• Editorial: Twilight the [Redacted] - A Writer's Perspective

    "I'm going to be a WHAT?!"

    Hey, remember that thing that happened yesterday that we’re still going to count as a spoiler, just in case you haven’t run into it already? Well, first of all, congratulations on not knowing what I just referred to if you haven’t, because that takes some serious effort. Secondly, well...

    Why don’t we sit down, have a beer, and talk about this?

    So, yeah. Twilicorn.

    What I’m about to write about may seem obvious to some, but it’s catharsis for me, and may help some not make the same knee jerks I did.

    Let’s get one thing out of the way first: now isn’t the time to draw conclusions about whether this, as a whole, is a good thing or a bad thing. We haven’t seen it yet. That’s the bottom line. Plenty of things sound weird when you summarize them or leave out substantial details.

    “Inception was a movie about knocking people out so that you can steal things from their heads.”

    Actually, I’d still see that movie.

    There’s little denying, though, that the idea by itself is kind of hard to grok for many. I had trouble wrapping my head around it, and by the explosions in my Twitter feed (and past indications when we posted the hints of this occurring), a lot of other people did, too. Any change to the show is bound to have its vocal detractors, but yesterday’s announcement was like looking at the Hindenburg’s last flight touching down during the sacking of the Roman Empire next to Pompeii. On the sun. Thousands of comments on the post in question and many more on the related ones went to discussing this confirmation. There were just as many vocal supporters in those ranks, mind you, but I think it was fair to say there was a tiny bit of an uproar.

    Okay, a lot.

    Twilicorn hasn’t exactly come as a surprise to many, I imagine. Putting aside fan theories based purely on speculation from seasons one and two (of which there were many) there have been so many leaked toy models, posters, and assets depicting Twilight as an alicorn lately that I suspect most of us had gotten used to the idea that this was going to be an Actual Thing quite some time ago. In that time period I heard many reasons for and against this fundamental change to the show, but- and maybe this was because I was looking in the wrong places- I heard less than I expected of the reason I was wary of the idea at first: the mythos.

    I understand that it’s extremely easy for one to call oneself a ‘writer’, but I think I can at least somewhat qualify for the title. I’m not published or anything, but I’d like to think I know a thing or two about structuring a story. I take them very seriously- for example, I am quite sad when encountering a plot hole or an inconsistency in one, which mostly means I have a very difficult time playing most first person shooters and writing the phrase ‘plot hole’ without giggling like an idiot. I can appreciate a well-crafted mythos, and that’s part of the reason I love the pony universe. There’s little niggling things done for the sake of it being a cartoon, but for the most part it’s pretty consistent.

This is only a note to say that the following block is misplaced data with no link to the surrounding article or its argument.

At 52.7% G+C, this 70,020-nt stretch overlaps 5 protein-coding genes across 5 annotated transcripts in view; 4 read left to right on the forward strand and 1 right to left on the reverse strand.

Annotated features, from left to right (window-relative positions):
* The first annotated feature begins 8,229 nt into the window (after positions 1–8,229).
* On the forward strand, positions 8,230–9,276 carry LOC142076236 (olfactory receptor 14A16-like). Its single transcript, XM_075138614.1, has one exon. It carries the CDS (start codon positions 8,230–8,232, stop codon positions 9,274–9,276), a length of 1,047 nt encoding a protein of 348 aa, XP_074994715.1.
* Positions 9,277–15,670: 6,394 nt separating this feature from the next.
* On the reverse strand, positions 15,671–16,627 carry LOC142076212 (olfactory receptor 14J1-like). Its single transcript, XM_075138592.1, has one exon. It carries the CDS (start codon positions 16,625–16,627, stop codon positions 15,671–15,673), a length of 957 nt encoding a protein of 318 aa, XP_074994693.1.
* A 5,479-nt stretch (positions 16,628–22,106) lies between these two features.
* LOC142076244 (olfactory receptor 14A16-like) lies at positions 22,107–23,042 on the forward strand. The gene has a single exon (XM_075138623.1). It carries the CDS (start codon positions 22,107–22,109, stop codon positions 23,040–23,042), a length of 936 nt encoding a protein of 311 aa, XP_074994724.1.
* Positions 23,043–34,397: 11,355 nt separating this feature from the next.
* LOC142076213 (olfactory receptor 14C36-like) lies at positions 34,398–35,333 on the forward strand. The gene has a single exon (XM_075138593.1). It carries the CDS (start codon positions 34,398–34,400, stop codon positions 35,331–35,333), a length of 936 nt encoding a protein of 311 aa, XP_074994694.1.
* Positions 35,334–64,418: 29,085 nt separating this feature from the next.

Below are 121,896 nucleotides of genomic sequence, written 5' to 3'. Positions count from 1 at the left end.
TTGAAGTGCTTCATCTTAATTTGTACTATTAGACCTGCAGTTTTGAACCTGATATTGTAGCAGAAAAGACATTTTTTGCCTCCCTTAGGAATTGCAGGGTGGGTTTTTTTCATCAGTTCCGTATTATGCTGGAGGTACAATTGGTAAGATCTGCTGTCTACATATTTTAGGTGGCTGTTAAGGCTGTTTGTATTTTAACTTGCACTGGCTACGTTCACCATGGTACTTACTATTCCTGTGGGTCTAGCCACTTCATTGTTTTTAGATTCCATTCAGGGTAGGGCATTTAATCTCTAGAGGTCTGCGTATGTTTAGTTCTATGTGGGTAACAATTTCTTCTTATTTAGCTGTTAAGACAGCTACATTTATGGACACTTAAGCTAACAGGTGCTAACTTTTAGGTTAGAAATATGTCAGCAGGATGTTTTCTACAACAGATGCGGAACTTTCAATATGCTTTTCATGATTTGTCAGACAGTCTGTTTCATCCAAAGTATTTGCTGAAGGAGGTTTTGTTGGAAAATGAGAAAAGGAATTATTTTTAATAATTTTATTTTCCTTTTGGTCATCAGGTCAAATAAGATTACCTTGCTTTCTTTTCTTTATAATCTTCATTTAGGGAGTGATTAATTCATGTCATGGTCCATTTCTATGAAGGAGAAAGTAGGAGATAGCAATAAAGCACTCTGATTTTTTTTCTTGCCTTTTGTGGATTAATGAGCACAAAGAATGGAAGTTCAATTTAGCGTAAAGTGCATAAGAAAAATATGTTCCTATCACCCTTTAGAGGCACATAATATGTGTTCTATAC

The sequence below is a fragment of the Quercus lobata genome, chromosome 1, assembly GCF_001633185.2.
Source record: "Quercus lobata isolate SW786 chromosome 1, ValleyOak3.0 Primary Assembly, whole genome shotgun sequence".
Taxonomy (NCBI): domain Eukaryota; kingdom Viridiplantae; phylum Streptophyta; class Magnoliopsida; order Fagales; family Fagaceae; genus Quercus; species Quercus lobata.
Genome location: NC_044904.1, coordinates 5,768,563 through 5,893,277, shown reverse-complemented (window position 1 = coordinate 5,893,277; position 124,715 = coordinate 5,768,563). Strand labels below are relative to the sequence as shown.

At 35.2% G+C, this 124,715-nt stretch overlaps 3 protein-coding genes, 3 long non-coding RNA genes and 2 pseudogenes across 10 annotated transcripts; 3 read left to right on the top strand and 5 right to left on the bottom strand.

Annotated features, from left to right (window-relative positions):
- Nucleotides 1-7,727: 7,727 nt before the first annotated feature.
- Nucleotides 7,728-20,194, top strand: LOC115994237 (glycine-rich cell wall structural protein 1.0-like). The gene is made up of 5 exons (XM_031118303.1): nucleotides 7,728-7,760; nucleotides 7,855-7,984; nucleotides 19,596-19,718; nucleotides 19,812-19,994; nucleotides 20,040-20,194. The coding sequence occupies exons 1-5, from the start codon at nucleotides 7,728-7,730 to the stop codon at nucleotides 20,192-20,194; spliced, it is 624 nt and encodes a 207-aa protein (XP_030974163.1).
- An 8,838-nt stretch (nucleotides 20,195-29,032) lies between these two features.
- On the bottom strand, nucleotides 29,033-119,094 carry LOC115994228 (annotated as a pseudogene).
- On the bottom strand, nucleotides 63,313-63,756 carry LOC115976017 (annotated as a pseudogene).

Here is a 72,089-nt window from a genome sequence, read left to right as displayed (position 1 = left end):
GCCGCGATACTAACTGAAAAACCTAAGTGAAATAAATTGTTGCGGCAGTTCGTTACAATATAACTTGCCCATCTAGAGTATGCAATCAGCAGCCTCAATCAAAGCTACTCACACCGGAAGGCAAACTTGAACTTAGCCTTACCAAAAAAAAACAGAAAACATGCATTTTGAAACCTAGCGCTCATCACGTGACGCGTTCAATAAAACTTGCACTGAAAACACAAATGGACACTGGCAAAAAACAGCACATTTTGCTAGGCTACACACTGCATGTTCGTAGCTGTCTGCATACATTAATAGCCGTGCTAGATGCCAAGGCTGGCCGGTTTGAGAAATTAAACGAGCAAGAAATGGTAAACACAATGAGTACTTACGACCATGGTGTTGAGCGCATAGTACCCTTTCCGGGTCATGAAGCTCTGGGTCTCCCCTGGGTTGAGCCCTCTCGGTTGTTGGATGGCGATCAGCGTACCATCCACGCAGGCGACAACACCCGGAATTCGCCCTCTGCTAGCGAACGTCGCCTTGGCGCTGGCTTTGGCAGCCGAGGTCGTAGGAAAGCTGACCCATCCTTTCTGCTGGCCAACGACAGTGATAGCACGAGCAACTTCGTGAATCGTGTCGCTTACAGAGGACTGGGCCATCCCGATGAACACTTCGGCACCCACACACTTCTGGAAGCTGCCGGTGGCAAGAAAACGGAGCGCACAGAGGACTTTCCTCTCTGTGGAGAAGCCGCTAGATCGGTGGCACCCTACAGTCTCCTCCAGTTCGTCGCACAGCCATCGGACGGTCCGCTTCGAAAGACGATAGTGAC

And then Twilicorn.

    “What? She can’t be an alicorn, that’s... how can that be? Alicorns are special! You can’t just magic some wings onto a unicorn and call them an alicorn. That’s cheap. She’ll have to leave her friends! This breaks so much canon. I need a bucket of ice cream.”

    This, too, but that was sort of unrelated.

    That’s a pretty accurate representation of what went through my head when I realized the whole flappy purple unicorn thing wasn’t some sort of hoax. My writing instincts kicked in and compared what I thought I understood about the mythology of the alicorns in Equestria and rebelled, because this move so clearly cheapened the appeal of the winged unicorns and trivialized something that I thought was special. It felt like a bad fan fiction.

    That lasted for about a minute before I pulled my hoof out of my ass and actually thought about it. I was as guilty of a knee jerk reaction as anyone.

    So, let’s talk about what we know so far. I present none of the following as hard evidence of anything, mostly because my last name doesn't rhyme with 'joust'. However, I think I can make a pretty good case against...

    Alicorns are special!

    No, we just assume they are.

    If you walked into a stadium full of people and found that there were three Asian men in the entire crowd, you would assume that Asian men are rare. If you also found out that the three of them really loved to knit sweaters, you would also assume that Asian men like to knit sweaters.